Newspaper Legends Fire Away at Murdoch-Dow Jones Editorial Plan

By: Joe Strupp If Rupert Murdoch succeeds in buying Dow Jones & Co., will the unusual editorial-independence provision in the deal -- which would apparently limit his involvement in The Wall Street Journal newsroom -- really work? And should it?

Veteran editors and newspaper executives who spoke with E&P today offered mostly criticism of the arrangement, from both the newsroom and ownership sides, saying the awkward limitations may well be unfair to the owner while likely doing little to truly protect the editorial department.

"Either sell it or don't sell it," said Ben Bradlee, former executive editor of The Washington Post, who served from 1965 to 1991. "Jesus Christ! The idea that an owner, whoever it is, has nothing to say about editorial? What the hell? Of course the owner has a say in who is the editor and what goes in the paper. If you don't like it, bag him."

Bradlee said he never had job protection under former publisher Katherine Graham, and gladly accepted the arrangement that he could lose his job if she saw fit: "If Katherine Graham had not liked what the Post was under me, she would have bagged me." As for Murdoch, he said, "I don't think he's as bad as everyone says. He wants that paper." He added he did not believe Murdoch would interfere to the point of making the paper worse. "I think we are making a mountain out of a molehill."

Gene Roberts, the legendary former editor of The Philadelphia Inquirer who ran that newsroom from 1972 to 1990, had a different view of Murdoch. He said he would never work under such an arrangement because he would not want to be employed by the media mogul: "I would not work for Murdoch to begin with. I think it is manifest that the newsroom has to take a certain line on certain positions. This is true with Fox News and the New York Post."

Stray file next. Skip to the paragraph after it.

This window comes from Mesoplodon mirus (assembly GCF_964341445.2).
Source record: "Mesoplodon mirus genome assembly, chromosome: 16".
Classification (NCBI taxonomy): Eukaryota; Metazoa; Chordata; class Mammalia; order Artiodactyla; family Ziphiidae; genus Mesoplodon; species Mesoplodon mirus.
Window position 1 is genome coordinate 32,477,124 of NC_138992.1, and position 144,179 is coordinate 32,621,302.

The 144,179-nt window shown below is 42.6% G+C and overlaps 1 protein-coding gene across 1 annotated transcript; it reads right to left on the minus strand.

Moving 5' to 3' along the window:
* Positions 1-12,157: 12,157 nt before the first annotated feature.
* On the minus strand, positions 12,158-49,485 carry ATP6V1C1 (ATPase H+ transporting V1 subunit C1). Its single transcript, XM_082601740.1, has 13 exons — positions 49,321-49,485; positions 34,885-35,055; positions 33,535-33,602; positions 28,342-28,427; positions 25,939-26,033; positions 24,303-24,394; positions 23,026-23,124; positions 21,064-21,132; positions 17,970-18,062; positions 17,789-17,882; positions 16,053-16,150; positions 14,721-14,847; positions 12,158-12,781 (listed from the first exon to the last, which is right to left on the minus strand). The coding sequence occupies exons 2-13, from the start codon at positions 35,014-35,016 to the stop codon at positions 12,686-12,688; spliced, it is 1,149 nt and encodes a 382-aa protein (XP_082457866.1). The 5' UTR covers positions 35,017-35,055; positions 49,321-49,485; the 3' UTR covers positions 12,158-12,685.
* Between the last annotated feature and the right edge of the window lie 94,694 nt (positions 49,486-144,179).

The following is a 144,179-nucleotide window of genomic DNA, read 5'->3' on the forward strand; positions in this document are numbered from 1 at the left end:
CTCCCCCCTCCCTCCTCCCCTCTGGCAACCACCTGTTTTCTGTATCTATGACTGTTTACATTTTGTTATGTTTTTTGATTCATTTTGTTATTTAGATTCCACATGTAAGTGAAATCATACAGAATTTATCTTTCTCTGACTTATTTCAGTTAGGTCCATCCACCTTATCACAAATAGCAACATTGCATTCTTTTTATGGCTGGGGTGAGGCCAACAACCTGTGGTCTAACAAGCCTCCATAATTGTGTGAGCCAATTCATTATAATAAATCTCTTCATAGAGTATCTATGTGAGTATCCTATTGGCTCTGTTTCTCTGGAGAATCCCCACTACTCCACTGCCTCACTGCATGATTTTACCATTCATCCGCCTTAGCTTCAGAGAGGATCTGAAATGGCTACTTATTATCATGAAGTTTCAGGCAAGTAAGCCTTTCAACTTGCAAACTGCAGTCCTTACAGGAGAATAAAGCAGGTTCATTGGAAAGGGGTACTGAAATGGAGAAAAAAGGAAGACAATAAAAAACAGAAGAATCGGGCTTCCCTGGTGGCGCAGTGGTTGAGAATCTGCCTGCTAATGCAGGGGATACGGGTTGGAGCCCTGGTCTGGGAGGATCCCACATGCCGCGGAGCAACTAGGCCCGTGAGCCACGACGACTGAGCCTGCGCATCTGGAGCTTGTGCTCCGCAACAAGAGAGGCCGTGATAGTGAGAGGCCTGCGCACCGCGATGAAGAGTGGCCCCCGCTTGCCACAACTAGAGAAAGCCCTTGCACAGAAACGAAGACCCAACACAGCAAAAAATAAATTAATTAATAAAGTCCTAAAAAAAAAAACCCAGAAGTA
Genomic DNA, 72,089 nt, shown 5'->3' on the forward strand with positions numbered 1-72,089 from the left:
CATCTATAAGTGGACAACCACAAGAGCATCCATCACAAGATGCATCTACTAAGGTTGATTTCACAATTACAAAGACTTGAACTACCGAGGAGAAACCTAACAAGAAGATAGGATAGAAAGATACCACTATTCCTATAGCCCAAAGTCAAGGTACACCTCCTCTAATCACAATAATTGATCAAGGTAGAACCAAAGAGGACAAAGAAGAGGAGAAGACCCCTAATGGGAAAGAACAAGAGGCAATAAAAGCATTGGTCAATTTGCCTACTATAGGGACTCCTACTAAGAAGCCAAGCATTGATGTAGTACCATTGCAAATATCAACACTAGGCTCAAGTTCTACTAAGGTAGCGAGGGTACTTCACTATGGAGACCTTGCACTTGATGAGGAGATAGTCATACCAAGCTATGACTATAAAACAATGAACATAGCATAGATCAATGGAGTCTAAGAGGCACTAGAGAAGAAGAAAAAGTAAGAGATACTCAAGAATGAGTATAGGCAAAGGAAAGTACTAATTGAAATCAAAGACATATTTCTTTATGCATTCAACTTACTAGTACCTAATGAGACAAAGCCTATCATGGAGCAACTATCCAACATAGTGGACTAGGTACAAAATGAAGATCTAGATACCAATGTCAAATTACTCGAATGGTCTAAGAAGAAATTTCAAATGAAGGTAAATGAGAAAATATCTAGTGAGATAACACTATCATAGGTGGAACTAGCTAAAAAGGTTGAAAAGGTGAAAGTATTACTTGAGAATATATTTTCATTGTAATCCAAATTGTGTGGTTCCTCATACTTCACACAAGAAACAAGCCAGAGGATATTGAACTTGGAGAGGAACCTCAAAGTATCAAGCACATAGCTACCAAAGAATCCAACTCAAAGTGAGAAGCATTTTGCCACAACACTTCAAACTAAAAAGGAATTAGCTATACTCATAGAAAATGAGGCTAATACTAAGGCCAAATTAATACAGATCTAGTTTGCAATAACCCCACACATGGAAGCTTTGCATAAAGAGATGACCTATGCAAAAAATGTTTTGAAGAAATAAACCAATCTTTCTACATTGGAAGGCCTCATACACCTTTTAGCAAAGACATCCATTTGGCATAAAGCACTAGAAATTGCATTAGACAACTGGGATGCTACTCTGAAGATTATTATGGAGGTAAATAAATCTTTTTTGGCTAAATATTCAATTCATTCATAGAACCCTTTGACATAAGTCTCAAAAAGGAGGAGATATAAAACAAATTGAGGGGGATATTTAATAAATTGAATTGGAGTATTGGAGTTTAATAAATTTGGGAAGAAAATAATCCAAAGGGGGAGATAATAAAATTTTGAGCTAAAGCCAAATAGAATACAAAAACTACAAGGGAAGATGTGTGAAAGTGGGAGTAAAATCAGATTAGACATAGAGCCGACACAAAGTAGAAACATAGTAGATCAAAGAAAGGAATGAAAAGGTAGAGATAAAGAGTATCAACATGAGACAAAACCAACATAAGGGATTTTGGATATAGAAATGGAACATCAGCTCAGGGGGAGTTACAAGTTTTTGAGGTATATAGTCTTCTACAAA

Roberts also believed that any agreement for editorial independence could be easily ignored. "It is window dressing in which the previous owners can say, 'We've done our best'," Roberts said. "This does not work. In the end, Mr. Murdoch will do what he wants to do. He has a history of getting his way in his newspapers."

On the ownership side, former Gannett CEO Al Neuharth, who ran that company from 1973 to 1986 and launched USA Today, said putting such restrictions on Murdoch is unfair. "He who pays the piper, calls the tune," said Neuharth. "Restrictions that previous owners place on successor owners are really designed more to ease the conscience of those who made the sale. They are hopeful that it will have an effect on the paper."

Neuharth, who said he knows Murdoch well, also believes people are wrongly assuming the incoming owner would hurt the company. "You are seeing an unfair portrayal of Rupert as an irresponsible one-of-a-kind," he said. "I think it will probably improve under him. He'll put in more money and have a hands-on approach."

Frank Blethen, whose company owns six daily newspapers, including The Seattle Times, called any such arrangement for editorial protections "a joke. There is no way something like this is going to sustain itself. It is a way to make the family feel better. The fact is, they are selling out for the dough."

Blethen then criticized the entire sale, saying "the whole thing is a sad commentary on another step toward the loss of independent journalistic voices."

John Carroll, the veteran former editor of the Los Angeles Times and The Sun of Baltimore, said the power of the provision will depend on how it is written. "You have to view the fine print," he said of the agreement, which has not been disclosed. "It would be unusual and it would be difficult to set it up in a way that would be foolproof."

But Gilbert Bailon, editor and publisher of Al Dia in Dallas, Texas, and president of the American Society of Newspaper Editors, welcomed the approach to avoid too much ownership control over coverage. "It is highly unusual, but it is an indication that some editors would say is a wise move to protect them," he said. "It would be a fine line that might have to be walked."

Christine Tatum, president of the Society of Professional Journalists and an editor at The Denver Post, agreed. "Getting this kind of a deal in writing is better than having nothing at all," she said. "In the end, you get a common understanding."


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